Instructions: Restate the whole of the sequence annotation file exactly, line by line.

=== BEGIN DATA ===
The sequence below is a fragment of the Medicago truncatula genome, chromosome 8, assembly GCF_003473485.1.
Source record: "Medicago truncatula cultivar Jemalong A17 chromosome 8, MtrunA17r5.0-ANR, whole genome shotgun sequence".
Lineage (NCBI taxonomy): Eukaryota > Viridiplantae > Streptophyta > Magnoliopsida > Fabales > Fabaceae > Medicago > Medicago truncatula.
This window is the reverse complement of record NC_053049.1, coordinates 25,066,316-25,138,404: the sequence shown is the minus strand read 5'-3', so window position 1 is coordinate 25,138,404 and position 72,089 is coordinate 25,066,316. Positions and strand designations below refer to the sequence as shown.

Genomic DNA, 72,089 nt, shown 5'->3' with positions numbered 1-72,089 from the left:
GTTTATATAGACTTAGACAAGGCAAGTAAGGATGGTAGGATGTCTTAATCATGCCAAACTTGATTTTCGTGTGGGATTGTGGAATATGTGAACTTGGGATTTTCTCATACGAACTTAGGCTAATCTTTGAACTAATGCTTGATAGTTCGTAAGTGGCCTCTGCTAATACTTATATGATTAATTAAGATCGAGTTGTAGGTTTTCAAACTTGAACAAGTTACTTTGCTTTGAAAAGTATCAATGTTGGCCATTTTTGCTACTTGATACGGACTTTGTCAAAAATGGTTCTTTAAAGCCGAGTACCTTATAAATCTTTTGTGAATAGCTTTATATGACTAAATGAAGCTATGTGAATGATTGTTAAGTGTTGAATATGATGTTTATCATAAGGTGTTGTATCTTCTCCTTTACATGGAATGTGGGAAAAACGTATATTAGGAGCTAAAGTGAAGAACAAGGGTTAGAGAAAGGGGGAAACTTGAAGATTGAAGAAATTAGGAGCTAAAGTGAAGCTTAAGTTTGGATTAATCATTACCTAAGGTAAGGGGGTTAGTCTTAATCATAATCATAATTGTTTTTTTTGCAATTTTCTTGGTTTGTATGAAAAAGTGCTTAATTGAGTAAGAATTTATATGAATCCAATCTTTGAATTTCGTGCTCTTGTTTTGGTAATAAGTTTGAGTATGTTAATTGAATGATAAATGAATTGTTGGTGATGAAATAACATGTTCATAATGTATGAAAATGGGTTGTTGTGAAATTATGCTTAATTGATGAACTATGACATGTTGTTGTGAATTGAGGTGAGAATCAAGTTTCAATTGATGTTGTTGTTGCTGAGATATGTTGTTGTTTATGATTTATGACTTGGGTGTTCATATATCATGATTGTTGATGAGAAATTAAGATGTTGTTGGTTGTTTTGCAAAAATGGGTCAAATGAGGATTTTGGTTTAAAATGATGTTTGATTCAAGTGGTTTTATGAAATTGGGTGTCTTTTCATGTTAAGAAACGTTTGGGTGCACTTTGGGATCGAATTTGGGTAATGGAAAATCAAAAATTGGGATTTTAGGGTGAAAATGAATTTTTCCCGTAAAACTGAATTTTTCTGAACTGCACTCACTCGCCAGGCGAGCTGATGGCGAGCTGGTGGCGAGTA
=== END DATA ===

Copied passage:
The sequence below is a fragment of the Medicago truncatula genome, chromosome 8, assembly GCF_003473485.1.
Source record: "Medicago truncatula cultivar Jemalong A17 chromosome 8, MtrunA17r5.0-ANR, whole genome shotgun sequence".
Lineage (NCBI taxonomy): Eukaryota > Viridiplantae > Streptophyta > Magnoliopsida > Fabales > Fabaceae > Medicago > Medicago truncatula.
This window is the reverse complement of record NC_053049.1, coordinates 25,066,316-25,138,404: the sequence shown is the minus strand read 5'-3', so window position 1 is coordinate 25,138,404 and position 72,089 is coordinate 25,066,316. Positions and strand designations below refer to the sequence as shown.

Genomic DNA, 72,089 nt, shown 5'->3' with positions numbered 1-72,089 from the left:
GTTTATATAGACTTAGACAAGGCAAGTAAGGATGGTAGGATGTCTTAATCATGCCAAACTTGATTTTCGTGTGGGATTGTGGAATATGTGAACTTGGGATTTTCTCATACGAACTTAGGCTAATCTTTGAACTAATGCTTGATAGTTCGTAAGTGGCCTCTGCTAATACTTATATGATTAATTAAGATCGAGTTGTAGGTTTTCAAACTTGAACAAGTTACTTTGCTTTGAAAAGTATCAATGTTGGCCATTTTTGCTACTTGATACGGACTTTGTCAAAAATGGTTCTTTAAAGCCGAGTACCTTATAAATCTTTTGTGAATAGCTTTATATGACTAAATGAAGCTATGTGAATGATTGTTAAGTGTTGAATATGATGTTTATCATAAGGTGTTGTATCTTCTCCTTTACATGGAATGTGGGAAAAACGTATATTAGGAGCTAAAGTGAAGAACAAGGGTTAGAGAAAGGGGGAAACTTGAAGATTGAAGAAATTAGGAGCTAAAGTGAAGCTTAAGTTTGGATTAATCATTACCTAAGGTAAGGGGGTTAGTCTTAATCATAATCATAATTGTTTTTTTTGCAATTTTCTTGGTTTGTATGAAAAAGTGCTTAATTGAGTAAGAATTTATATGAATCCAATCTTTGAATTTCGTGCTCTTGTTTTGGTAATAAGTTTGAGTATGTTAATTGAATGATAAATGAATTGTTGGTGATGAAATAACATGTTCATAATGTATGAAAATGGGTTGTTGTGAAATTATGCTTAATTGATGAACTATGACATGTTGTTGTGAATTGAGGTGAGAATCAAGTTTCAATTGATGTTGTTGTTGCTGAGATATGTTGTTGTTTATGATTTATGACTTGGGTGTTCATATATCATGATTGTTGATGAGAAATTAAGATGTTGTTGGTTGTTTTGCAAAAATGGGTCAAATGAGGATTTTGGTTTAAAATGATGTTTGATTCAAGTGGTTTTATGAAATTGGGTGTCTTTTCATGTTAAGAAACGTTTGGGTGCACTTTGGGATCGAATTTGGGTAATGGAAAATCAAAAATTGGGATTTTAGGGTGAAAATGAATTTTTCCCGTAAAACTGAATTTTTCTGAACTGCACTCACTCGCCAGGCGAGCTGATGGCGAGCTGGTGGCGAGTA